privasoftAuthor Commented:
ok, I am out of the office for the next week, but when I get back, I'll go through all this, and if all is well, I'll post accept your response as the solution.

 Thanks in advance,

No problem. Look forward to your reply.
Making Bulk Changes to Active Directory

Watch this video to see how easy it is to make mass changes to Active Directory from an external text file without using complicated scripts.

privasoftAuthor Commented:
Related question,

 Turns out the server I'm attempting to update, does not have a DVD-ROM (previous IT manager :" I don't see a point" in adding a dvd-rom for a 1U server.) grr....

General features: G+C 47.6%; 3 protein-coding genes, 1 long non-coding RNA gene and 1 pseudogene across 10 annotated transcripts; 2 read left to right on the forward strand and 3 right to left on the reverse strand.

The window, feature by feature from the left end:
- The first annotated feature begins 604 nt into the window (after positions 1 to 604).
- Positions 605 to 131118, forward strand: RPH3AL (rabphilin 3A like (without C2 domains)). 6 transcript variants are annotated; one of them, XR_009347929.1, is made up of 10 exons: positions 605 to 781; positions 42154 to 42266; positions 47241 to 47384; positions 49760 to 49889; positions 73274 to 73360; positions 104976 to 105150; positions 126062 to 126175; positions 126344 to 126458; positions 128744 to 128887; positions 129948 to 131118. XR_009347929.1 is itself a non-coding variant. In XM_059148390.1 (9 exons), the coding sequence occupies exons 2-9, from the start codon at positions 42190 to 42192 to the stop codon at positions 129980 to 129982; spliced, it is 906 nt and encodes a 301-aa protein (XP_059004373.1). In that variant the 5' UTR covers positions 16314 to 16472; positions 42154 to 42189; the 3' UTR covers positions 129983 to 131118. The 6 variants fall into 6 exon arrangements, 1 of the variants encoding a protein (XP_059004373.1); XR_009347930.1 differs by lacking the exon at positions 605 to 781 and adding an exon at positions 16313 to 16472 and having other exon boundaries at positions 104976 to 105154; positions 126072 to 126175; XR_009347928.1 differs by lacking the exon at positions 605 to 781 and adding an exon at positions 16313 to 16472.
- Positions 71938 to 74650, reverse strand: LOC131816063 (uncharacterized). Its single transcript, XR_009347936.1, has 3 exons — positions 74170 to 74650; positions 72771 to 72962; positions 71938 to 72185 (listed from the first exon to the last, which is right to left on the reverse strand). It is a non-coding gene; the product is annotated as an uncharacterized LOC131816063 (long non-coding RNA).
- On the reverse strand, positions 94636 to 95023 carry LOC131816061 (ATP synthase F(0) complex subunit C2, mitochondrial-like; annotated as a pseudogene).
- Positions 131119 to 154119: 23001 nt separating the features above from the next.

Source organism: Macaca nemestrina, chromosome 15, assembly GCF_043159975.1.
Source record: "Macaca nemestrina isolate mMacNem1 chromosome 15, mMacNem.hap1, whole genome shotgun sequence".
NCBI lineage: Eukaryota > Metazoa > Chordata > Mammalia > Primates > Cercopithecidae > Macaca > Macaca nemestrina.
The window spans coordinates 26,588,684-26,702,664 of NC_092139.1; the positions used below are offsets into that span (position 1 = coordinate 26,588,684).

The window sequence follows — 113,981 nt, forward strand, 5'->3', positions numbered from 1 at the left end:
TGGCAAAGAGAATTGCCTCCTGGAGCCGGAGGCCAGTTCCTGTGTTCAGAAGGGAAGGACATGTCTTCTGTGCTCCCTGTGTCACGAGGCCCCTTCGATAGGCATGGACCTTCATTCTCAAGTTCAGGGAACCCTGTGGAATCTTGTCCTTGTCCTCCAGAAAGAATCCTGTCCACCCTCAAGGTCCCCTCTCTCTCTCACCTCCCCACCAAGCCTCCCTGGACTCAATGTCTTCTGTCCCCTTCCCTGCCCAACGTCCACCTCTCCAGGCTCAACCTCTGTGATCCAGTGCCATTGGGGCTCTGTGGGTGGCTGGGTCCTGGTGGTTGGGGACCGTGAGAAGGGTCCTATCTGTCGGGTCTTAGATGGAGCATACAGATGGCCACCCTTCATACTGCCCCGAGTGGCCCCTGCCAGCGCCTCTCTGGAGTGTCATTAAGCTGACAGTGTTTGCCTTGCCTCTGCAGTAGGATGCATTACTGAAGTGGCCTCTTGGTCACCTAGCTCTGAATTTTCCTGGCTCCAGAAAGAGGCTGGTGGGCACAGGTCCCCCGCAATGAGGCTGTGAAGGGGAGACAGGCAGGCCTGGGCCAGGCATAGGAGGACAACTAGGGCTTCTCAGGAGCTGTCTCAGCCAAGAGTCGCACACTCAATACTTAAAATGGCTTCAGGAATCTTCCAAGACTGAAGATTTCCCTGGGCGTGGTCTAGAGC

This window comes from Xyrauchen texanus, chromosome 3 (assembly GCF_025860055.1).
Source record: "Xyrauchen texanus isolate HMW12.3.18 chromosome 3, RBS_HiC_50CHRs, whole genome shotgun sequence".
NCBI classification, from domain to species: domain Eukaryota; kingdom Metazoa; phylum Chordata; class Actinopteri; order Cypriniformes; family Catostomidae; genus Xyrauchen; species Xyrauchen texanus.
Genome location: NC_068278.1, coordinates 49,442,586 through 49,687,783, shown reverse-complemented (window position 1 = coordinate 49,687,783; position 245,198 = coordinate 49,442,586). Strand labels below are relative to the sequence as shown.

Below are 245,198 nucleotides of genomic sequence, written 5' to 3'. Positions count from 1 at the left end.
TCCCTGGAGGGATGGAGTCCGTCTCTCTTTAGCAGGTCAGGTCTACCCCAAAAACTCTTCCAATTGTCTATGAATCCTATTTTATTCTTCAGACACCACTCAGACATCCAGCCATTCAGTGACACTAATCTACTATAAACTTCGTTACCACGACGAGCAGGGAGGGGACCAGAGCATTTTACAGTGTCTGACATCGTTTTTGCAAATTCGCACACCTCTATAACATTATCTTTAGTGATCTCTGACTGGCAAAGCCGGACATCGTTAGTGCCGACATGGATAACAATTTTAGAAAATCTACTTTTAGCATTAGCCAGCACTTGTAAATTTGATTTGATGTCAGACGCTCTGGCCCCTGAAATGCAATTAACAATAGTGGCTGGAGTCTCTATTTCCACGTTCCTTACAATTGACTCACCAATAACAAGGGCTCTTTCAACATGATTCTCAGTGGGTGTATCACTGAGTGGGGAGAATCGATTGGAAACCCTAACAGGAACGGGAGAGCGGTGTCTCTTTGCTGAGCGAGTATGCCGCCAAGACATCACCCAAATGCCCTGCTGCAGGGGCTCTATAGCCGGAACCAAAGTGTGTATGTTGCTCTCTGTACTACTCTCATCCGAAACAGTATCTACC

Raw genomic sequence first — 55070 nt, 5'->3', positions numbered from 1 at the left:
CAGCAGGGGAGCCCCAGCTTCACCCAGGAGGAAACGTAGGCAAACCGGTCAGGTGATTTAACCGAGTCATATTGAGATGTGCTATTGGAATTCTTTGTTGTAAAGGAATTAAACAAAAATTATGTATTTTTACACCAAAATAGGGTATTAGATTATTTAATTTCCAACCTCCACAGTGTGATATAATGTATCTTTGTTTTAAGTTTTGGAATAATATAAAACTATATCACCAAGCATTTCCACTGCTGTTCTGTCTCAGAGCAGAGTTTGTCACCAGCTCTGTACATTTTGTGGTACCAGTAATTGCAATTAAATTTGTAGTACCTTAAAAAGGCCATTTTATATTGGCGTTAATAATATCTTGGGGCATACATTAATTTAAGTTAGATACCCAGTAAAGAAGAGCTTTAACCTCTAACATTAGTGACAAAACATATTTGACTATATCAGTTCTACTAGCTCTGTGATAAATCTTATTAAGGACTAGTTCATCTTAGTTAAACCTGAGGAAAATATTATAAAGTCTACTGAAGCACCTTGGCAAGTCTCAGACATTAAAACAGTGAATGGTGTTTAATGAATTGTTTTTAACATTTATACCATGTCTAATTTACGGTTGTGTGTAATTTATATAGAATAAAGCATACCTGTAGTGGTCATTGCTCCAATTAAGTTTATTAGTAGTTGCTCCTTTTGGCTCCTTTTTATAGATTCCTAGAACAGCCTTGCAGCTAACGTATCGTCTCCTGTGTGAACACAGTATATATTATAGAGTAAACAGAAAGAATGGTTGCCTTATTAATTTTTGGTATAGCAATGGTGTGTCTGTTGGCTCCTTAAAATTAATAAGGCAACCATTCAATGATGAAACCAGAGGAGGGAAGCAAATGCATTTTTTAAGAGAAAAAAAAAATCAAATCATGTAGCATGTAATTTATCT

If I copy /sources/adprep folder, and run the adprep requirements, does this tool require any other directories on the DVD besides the adprep folder?

I always specify servers with at least DVD-ROM drives - it saves so much hassle later on!

You can copy just the ADPrep folder off the DVD media and run it from the local hard disk or a network share. The ADPrep tool is self-contained within the /sources/adprep folder, and there are no other files on the DVD it will need access to.

privasoftAuthor Commented:
This was a perfect answer (I even got more then I asked for, which was VERY apreciated).